FOR WOMEN’S LIBERATION We organize for the total emancipation of women on every level of life. The multiple afflictions of women — as an oppressed sex, workers, people of color, lesbians — propel them into militancy within every social movement, thereby laying the basis for unifying all the mass movements. Women, particularly workingclass women of color, are playing an increasingly vanguard role, thanks to the rise of the autonomous women’s movement and women’s caucuses within unions and all political parties.

FOR LESBIAN/GAY/BISEXUAL/TRANSGENDER EQUALITY The revolt of sexual minorities against sexual repression and sex-role stereotyping is a key ingredient of the fight for women’s equality and is equally revolutionary. Revolutionary socialism is the logical road for lesbian/gay/bisexual/transgender people who stand apart from the bourgeois nuclear family and who wish to end the long, bloody centuries of persecution and terror. Because of their special oppression, lesbians are a particularly militant component of all social movements.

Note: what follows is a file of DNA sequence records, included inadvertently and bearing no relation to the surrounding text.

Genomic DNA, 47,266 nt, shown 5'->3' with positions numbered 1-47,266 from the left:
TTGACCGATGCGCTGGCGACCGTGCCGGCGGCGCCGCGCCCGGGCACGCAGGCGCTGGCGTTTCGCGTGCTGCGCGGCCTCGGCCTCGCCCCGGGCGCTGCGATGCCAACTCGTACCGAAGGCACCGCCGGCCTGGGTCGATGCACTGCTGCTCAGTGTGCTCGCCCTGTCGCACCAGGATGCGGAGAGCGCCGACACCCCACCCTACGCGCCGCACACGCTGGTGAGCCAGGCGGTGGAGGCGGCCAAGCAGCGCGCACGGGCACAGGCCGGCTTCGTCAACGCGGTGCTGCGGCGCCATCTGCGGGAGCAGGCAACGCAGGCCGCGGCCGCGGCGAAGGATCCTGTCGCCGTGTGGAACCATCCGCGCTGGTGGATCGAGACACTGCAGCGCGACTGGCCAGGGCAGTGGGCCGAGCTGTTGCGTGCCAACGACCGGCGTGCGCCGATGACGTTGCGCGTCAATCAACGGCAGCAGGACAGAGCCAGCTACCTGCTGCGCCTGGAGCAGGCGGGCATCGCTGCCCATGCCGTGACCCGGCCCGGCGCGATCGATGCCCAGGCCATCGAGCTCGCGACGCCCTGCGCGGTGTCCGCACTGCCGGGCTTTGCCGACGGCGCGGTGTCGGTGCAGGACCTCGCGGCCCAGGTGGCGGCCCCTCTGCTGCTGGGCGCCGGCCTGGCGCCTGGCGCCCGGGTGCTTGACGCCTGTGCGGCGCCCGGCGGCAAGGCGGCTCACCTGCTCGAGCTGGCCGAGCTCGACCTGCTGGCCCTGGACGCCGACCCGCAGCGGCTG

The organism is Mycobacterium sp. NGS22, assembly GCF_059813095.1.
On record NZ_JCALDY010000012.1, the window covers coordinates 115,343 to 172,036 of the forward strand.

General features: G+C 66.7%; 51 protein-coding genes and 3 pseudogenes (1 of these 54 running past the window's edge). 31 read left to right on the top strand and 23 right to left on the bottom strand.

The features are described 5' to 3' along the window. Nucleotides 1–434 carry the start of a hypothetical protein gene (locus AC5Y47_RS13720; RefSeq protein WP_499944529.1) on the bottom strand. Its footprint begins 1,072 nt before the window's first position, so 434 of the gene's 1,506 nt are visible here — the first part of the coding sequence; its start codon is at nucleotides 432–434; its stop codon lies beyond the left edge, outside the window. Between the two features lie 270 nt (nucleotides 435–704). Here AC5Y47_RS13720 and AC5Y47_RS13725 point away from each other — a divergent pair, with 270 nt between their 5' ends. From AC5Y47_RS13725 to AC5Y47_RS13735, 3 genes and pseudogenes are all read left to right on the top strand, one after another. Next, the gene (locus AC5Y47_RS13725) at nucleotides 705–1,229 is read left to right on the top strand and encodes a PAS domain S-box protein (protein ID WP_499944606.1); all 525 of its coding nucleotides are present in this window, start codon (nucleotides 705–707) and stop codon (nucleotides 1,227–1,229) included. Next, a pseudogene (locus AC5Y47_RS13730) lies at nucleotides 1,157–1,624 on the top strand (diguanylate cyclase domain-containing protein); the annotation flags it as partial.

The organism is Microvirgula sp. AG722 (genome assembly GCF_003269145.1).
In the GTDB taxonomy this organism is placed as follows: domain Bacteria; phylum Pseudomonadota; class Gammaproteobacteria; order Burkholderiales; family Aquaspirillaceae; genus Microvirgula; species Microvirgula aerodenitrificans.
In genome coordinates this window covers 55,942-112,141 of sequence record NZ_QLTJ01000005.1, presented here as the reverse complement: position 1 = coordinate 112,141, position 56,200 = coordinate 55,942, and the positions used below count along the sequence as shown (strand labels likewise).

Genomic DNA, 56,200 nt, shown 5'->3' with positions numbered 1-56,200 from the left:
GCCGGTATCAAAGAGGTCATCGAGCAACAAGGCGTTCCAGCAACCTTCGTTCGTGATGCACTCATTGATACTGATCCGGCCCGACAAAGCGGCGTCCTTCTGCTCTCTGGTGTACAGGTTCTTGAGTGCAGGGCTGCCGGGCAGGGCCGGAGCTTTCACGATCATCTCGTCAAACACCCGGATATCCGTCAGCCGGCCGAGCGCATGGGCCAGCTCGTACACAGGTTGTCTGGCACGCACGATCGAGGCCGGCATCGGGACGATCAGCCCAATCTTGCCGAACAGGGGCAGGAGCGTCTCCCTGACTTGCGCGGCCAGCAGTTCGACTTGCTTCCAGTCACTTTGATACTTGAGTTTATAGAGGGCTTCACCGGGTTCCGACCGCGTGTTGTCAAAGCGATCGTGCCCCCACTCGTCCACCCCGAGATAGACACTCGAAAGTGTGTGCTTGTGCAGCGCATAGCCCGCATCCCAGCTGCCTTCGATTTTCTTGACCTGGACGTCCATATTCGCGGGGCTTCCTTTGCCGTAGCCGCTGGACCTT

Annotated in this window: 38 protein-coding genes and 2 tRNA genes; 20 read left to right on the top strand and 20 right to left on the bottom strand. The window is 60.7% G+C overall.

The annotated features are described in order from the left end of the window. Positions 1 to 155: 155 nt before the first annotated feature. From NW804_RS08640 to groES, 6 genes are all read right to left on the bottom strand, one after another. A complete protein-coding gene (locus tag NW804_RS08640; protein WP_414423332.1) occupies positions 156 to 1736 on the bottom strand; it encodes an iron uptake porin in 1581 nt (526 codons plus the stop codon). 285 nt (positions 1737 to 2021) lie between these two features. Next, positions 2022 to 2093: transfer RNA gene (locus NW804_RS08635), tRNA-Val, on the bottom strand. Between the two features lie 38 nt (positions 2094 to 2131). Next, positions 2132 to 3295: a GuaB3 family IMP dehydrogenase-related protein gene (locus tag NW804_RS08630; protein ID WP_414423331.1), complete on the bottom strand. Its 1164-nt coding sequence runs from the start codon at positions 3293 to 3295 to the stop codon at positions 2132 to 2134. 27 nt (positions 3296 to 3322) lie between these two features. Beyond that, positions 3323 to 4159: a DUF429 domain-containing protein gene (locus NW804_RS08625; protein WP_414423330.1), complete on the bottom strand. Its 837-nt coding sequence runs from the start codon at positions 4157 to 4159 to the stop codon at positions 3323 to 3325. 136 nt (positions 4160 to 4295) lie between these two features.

FOR UNIVERSAL HUMAN RIGHTS Among the most hapless and vulnerable victims of capitalism are children, elders, the disabled, and prisoners — anyone who is not a profitable worker. We demand a world where all people have the inalienable right to security, care, love, and unhampered opportunity and growth.

FOR ENVIRONMENTAL SANITY The world’s natural riches must be used and safeguarded by the people, not by the corporations that exhaust resources for profit and destroy worker safety and health. Nuclear energy threatens to maim or annihilate future generations. Technology must be used wisely and humanely to preserve the earth and its creatures.